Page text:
AV Water Storage Study Continues | New

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PALMDALE – The Antelope Valley State Water Contractors Association is continuing a study to determine the feasibility of two different methods of storing excess State Water Project water from the basement of the California Aqueduct near Big Rock Creek, southeast of Palmdale.

A pilot study of the original plan – to recharge water directly into the aquifer through the creek bed – conducted in 2019-2020 proved unfeasible, as the ground did not absorb water quickly enough to sustain it. prevent it from spilling downstream where it crossed and flooded East Avenue T.

Instead, the Association is considering either using culverts under T and S Avenues to direct the water without flooding the roads, or channeling the water into recharge ponds, located east of the bed. of the creek.

Each alternative had trade-offs in recharge capacity, environmental permit requirements, and cost.

The cheapest alternative is to build culverts, with an estimated construction cost of between $190,000 and $260,000, Paul Chau of consulting firm Kennedy Jenks told Association members Thursday.

This alternative, however, has a recharge capacity of only about 2,200 acre-feet per year. An acre-foot equals 325,851 gallons, or approximately the amount of water a typical Antelope Valley household used in a year, before recent droughts reduced usage.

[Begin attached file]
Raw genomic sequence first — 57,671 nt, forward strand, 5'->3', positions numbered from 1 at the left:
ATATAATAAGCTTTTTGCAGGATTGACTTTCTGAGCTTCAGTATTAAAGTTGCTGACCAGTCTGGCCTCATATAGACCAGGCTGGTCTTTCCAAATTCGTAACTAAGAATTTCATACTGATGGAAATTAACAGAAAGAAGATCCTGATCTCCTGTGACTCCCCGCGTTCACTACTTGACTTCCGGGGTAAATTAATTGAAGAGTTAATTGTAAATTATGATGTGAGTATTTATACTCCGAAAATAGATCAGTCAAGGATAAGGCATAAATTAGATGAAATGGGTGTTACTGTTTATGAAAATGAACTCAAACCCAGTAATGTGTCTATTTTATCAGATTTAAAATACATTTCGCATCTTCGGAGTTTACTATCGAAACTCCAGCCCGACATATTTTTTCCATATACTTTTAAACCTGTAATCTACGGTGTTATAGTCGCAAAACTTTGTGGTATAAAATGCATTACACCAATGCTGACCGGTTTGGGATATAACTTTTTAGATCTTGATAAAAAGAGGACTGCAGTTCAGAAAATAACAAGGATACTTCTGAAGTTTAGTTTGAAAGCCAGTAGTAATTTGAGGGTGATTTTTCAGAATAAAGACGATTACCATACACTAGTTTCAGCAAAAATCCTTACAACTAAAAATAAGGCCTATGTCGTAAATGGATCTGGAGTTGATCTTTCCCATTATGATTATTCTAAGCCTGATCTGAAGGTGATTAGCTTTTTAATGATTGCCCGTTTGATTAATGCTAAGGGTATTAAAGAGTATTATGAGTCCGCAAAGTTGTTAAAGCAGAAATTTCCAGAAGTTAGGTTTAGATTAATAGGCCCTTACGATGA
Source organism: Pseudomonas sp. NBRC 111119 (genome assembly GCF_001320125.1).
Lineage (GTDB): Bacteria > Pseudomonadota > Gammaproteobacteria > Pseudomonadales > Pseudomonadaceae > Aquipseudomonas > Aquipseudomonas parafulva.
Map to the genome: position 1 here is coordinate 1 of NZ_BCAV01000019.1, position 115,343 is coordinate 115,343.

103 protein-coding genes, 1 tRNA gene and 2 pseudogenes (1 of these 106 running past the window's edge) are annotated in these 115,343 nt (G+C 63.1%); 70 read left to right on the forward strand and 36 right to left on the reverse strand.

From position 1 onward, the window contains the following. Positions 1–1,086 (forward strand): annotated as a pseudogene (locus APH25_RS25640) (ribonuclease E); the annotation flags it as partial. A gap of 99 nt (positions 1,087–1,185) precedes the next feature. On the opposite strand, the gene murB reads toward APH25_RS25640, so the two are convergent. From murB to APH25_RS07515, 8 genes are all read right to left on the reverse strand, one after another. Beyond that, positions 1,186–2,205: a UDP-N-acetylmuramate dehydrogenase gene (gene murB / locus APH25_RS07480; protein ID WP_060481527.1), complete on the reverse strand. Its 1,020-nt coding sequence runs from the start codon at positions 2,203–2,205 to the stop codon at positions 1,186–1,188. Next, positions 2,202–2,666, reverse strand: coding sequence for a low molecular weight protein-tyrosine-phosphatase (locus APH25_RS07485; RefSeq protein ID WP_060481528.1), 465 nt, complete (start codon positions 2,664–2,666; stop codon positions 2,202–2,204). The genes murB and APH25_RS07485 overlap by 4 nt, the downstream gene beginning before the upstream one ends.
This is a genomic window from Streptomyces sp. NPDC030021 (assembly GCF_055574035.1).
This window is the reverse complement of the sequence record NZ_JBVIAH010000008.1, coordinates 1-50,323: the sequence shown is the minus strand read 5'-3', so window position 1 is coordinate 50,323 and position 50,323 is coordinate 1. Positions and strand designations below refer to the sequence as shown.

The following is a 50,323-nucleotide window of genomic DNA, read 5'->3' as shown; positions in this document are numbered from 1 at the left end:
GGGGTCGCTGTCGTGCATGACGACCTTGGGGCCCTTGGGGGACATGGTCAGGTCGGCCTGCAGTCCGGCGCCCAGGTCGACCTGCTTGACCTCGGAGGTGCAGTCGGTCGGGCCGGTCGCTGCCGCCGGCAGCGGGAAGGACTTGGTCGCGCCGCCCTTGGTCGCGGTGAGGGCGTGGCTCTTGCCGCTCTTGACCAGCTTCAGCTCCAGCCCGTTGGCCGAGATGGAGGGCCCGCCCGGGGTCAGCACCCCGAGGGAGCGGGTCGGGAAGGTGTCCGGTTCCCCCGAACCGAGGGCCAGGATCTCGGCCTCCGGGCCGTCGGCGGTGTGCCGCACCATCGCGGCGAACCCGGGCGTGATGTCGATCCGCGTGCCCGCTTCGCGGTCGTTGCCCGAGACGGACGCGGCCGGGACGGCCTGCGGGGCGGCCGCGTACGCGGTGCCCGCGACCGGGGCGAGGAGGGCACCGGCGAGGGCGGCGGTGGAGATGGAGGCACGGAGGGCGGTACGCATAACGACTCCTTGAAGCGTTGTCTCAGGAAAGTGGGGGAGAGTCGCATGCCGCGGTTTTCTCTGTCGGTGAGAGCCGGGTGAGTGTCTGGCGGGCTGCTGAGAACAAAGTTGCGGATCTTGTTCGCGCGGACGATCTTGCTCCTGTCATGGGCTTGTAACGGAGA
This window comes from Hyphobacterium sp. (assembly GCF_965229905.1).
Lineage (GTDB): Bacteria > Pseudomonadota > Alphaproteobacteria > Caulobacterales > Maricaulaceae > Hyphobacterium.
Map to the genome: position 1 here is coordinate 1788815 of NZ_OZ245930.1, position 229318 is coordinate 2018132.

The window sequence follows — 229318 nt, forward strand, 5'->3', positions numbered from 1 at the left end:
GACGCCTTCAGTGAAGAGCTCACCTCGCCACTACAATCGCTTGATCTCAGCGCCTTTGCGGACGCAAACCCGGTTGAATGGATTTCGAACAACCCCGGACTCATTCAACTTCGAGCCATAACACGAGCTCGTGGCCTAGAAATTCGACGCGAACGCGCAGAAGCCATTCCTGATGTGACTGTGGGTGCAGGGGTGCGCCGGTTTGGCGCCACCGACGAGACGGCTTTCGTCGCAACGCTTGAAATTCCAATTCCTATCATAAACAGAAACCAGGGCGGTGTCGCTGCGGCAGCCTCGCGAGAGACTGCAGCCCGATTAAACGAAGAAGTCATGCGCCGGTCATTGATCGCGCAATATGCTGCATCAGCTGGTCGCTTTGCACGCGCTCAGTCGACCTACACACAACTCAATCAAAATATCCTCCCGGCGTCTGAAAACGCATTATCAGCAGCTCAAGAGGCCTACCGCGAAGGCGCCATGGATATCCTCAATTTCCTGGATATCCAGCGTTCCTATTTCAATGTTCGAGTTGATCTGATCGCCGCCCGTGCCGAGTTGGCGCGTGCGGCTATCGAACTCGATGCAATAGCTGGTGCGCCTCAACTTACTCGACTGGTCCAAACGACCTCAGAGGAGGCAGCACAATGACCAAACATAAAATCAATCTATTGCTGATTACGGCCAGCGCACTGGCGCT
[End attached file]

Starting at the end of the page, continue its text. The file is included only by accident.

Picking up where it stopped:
The second alternative, building recharge basins, is more expensive, but it offers a much higher recharge capacity.

The study of this alternative also looks at two options. The first is a series of somewhat triangular basins, northwest of Crystalaire Country Club, covering about 20 acres and capable of about 15,000 acre-feet of recharge per year, Chau said.

This option is the closest of the two to connecting to the aqueduct where the water would be obtained, therefore requiring less piping, he said.

The estimated cost of this option is $2.1 million.

The second option is an area of ​​L-shaped basins, further north and east, covering just over 25 acres and capable of recharging 18,360 acre-feet per year.

Because it’s located farther from the turnout and requires more pipelines, the estimated cost for this option is $2.4 million, Chau said.

Cost estimates for both options are lower than originally thought, at around $10 million, he said.

So far, the predicted recharge capacity of these basins is based on assumptions. The ongoing feasibility study will then conduct tests in the area to better characterize the rates at which water seeps into the ground, Chau said.

As the Big Rock Creek project was originally looking for a recharge capacity of 20,000 acre-feet per year, it seems the alternative of using recharge ponds best meets that goal, he said. .

Association Board Chairman Ron Parris suggested combining the two recharge pond options to see what the costs would be, as it may be cheaper to combine some of the infrastructure, while still increasing capacity.

Because the recharge ponds are outside the creek bed itself, the environmental permitting process should be easier, although it may be complicated by the presence of Joshua trees in some areas, a said Chau.

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